A taxi driver has avoided being evicted from his family home this bank holiday after he cited “cost of living pressures” to explain why he had fallen into over £10,000 arrears on his mortgage.

Dil Pazir, who had owned the property since 2004, said he and his wife had just eight years left remaining on the mortgage on their £325,000 house before it was paid off.

But the father-of-three had fallen into arrears in 2019 and lender Platform Funding had obtained a possession order, which was suspended after Mr Pazir paid back some of what he owed.

By August last year, Mr Pazir had been just £470 behind, but in the last several months he had fallen back into arrears, which stood at £10,122.21 on Thursday, Reading County Court heard.

Asim Munir, representing Pazir, said: “There are lots of different reasons. An increased interest rate on the mortgage, increased utility bills, the defendant’s taxi work has seen a reduction in income.”

The solicitor said Mr Pazir was offering to pay an extra £150 a month on top of his current monthly mortgage payments.

“His household income has increased through his son finding employment”, Mr Munir said. “He also owns a shop on Oxford Road and receives rental income of £1,000 a month.”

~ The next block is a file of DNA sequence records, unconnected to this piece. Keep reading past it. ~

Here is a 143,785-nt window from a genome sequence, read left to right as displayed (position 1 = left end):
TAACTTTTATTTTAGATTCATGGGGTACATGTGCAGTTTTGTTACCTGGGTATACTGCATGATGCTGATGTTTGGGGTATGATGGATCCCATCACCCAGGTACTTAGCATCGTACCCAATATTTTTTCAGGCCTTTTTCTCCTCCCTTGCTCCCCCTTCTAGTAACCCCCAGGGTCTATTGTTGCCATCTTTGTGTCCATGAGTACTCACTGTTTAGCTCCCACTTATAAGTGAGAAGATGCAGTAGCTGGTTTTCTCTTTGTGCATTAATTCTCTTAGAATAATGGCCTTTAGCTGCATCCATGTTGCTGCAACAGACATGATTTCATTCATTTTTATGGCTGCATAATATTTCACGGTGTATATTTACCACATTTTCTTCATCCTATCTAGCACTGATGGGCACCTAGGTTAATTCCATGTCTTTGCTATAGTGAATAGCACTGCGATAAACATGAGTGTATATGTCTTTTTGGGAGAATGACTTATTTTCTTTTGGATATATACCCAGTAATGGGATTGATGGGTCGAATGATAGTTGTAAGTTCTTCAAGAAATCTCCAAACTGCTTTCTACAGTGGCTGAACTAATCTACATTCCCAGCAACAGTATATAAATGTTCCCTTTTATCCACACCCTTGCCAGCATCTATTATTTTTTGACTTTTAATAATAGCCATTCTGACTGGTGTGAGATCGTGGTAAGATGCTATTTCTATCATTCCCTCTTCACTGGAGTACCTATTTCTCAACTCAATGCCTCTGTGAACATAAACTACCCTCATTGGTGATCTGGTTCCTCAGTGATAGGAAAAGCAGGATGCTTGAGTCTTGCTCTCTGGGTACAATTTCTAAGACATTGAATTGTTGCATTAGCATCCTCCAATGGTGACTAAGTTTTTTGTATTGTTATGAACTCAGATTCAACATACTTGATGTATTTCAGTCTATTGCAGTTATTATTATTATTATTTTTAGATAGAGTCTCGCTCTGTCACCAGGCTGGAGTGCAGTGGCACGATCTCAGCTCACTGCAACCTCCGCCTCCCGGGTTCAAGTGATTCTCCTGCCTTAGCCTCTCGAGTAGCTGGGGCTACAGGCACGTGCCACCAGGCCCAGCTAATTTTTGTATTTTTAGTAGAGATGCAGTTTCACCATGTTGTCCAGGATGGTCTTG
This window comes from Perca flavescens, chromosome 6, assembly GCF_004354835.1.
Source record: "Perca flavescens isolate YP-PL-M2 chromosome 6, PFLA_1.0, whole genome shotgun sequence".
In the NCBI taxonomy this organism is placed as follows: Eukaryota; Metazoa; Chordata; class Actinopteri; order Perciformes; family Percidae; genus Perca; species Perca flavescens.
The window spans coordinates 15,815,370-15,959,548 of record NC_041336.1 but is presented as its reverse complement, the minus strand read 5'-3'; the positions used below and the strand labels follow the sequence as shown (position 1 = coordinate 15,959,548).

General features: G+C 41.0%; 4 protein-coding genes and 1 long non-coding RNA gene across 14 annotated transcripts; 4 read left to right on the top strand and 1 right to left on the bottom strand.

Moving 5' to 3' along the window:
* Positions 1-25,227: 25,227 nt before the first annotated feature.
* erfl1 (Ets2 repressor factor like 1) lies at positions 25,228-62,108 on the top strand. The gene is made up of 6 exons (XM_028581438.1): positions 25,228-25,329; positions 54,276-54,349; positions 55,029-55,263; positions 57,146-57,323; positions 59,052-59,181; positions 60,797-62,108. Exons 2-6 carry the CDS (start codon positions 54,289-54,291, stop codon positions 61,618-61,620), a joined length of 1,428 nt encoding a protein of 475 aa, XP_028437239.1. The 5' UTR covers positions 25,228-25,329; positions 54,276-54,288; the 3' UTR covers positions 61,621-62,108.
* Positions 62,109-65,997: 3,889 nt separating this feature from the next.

But the lender rejected Mr Pazir’s offer, arguing he still owed £237,011.81 on his mortgage and his £1514.29 monthly payments were “too expensive” for him to meet.

District Judge Sophie Harrison granted Mr Pazir’s application to suspend the warrant of eviction on Thursday.

“I can understand the bank’s position that there has been a lot of arrears accrued over a short period of time”, the judge said. “Cost of living pressures are reasons, Mr Pazir says, for that.

“It seems to me on balance I can make a finding today there is a reasonable prospect that, with the son’s funding and perhaps family support as well, Mr Pazir will be able to keep the show on the road and pay the arrears in a reasonable time.”

The judge ruled Mr Pazir shall pay £120 a month for the arrears on top of his contractual mortgage rate.